Mary Poppins Returns
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All Critics (1)
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Behind the adolescent storylines gleams a well-shot swordplay spectacular, featuring a scene-stealing turn from Munetaka Aoki as the Little-John-meets-Ryu-from-Street-Fighter-II sidekick with the 8ft slab of blunt metal.
When Warner Bros. took on themselves the international distribution of this movie, they knew what they had in their hands! Especially with the rumours circulating that the crew aims to succeed internationally and eventually make a series. I wish they do that because Rurouni Kenshin is a Japanese movie with a soul. Whether you are an anime fan in the past or present, or simply someone that appreciates movies about Samurai with interwoven love story, this art work serves to entertain, and it does very well. The film is an adaptation of Rurouni Kenshin based on Nobuhiro Watsuki's popular manga of the same name. Directed by Keishi Ōtomo with no major faults and lots of finesse, the film stars charismatic Takeru Satoh and Emi Takei, which had chemistry between them ready to explode! All those fictional events that take place during the early Meiji period in Japan, telling the story of a wanderer named Himura Kenshin, formerly known as the assassin "Hitokiri Battusai," looked so real that I almost accepted them as facts.
An ideal artistic mix of fast and furious choreography incorporated in the sword fights gives Sato Naoki an opportunity to show his outstanding acting abilities. One of the film critics wrote that "His energetic score pounds out the action scenes to a barbarian beat..." and that is very suitable description for what was seen on the big screen. You are in for a treat with a movie which offers balanced action scenes which are always fun to watch but not too intense, a movie with appealing characters and very fine polishing as a final product. Rurouni Kenshin works extremely well as a standalone movie, though it does do plenty to set up a likely sequel. Looking forward that happening sooner than later!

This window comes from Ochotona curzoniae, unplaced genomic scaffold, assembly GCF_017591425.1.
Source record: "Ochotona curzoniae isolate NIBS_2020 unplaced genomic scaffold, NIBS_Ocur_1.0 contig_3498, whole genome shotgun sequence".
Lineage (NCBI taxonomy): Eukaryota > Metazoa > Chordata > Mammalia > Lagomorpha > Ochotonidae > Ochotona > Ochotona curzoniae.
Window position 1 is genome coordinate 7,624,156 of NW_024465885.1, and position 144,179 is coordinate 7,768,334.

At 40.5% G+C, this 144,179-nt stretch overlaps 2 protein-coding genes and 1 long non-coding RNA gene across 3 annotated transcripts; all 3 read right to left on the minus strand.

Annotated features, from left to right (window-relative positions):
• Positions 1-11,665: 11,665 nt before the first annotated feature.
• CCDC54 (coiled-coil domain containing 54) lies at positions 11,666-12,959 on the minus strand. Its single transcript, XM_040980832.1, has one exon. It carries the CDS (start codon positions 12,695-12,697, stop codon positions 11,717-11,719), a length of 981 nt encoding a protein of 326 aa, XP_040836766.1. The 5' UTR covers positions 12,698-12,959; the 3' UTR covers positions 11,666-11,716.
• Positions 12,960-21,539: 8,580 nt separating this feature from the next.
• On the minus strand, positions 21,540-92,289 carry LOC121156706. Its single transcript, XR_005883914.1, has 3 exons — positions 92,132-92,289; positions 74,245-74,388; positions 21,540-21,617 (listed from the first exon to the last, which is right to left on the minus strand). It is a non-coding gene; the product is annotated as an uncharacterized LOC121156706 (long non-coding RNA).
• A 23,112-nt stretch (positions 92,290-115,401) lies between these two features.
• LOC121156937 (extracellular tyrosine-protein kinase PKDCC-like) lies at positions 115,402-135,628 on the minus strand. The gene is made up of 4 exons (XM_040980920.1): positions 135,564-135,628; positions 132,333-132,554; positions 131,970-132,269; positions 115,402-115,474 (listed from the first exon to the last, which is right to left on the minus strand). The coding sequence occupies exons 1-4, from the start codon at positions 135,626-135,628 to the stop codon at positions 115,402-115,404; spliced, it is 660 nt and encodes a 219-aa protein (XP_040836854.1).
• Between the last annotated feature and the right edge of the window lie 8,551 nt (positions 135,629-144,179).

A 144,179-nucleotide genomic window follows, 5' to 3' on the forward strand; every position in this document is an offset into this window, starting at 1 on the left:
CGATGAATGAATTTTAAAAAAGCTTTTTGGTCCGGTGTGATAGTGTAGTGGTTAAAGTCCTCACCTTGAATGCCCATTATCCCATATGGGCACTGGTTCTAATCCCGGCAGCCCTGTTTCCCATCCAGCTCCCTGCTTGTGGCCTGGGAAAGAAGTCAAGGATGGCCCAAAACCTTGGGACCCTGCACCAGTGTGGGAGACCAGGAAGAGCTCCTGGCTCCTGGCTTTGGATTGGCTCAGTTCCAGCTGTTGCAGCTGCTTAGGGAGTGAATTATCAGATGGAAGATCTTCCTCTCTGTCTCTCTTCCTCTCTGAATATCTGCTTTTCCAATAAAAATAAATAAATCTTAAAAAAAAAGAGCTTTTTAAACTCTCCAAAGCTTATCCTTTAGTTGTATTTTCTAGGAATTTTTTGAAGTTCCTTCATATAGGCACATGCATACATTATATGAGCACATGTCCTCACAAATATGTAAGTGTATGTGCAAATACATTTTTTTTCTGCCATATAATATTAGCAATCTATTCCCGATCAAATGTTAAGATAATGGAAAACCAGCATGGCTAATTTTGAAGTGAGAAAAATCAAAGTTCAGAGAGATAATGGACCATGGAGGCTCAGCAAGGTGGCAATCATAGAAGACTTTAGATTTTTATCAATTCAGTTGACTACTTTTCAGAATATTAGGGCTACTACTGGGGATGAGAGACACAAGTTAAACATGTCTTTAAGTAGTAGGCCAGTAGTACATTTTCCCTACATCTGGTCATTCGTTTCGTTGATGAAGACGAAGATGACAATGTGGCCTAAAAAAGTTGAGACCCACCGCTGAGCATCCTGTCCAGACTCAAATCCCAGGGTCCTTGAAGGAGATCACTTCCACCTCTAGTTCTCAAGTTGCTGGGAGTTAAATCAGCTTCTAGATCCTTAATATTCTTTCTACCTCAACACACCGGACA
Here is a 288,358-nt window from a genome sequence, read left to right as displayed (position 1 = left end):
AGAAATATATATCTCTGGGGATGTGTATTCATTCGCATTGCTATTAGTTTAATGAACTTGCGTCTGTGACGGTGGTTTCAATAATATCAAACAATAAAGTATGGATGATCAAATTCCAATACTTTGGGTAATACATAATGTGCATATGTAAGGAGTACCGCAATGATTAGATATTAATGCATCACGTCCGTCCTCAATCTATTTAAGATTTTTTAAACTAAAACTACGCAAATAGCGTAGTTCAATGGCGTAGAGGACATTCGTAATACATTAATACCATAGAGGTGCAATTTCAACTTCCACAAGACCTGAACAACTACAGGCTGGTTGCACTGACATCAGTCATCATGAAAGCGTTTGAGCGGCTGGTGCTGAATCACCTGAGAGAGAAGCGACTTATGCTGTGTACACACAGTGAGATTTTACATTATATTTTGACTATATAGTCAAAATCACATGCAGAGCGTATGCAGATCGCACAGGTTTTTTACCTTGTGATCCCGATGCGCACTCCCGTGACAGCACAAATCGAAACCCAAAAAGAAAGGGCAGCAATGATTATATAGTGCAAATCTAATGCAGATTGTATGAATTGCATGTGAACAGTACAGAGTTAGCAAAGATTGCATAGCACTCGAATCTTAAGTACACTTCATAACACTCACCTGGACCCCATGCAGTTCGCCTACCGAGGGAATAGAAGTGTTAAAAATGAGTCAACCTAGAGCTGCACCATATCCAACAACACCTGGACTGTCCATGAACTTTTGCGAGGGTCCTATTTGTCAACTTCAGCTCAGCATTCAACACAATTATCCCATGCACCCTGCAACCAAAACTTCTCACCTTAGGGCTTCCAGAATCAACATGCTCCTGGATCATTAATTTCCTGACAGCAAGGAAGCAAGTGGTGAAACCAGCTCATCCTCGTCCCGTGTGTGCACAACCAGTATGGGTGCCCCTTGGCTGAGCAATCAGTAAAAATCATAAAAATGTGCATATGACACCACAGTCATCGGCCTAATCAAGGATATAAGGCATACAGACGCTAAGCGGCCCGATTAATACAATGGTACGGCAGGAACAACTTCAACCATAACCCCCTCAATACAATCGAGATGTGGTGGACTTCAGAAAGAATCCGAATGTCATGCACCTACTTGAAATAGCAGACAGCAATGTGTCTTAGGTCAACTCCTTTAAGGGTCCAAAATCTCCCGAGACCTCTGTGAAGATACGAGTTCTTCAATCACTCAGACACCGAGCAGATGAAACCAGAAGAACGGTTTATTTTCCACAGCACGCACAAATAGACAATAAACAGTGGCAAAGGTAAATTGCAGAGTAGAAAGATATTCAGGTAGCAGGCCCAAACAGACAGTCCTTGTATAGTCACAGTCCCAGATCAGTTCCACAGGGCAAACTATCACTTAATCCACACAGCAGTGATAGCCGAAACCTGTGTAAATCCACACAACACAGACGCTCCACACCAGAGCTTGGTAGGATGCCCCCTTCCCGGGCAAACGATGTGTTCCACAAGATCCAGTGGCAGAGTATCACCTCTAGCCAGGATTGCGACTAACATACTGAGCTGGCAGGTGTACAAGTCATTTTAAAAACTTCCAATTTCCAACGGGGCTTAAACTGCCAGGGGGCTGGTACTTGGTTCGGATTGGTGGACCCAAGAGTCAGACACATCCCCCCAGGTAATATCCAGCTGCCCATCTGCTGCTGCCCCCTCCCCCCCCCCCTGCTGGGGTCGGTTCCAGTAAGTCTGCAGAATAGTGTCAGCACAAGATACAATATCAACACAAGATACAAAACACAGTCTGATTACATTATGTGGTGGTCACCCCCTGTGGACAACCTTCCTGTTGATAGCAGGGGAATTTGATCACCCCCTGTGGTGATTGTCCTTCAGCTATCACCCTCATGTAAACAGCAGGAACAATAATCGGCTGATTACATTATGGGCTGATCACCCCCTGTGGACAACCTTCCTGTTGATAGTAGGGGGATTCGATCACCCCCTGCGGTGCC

I have no history with this cartoon anime show or comic, but it wasn't a far fetched story. From beginning to end, the atmosphere supports most of the movie. There are plenty of places where the acting and storyline slow down and the film editing isn't as crisp as I've seen in other foreign films done by the Japanese, but the swordsmanship wasn't bad. I thought character development was fine for someone who doesn't know much about the anime show, but I feel like the final battle could have been hyped a bit more. Overall, not the worst foreign flick to watch on a Tuesday night.
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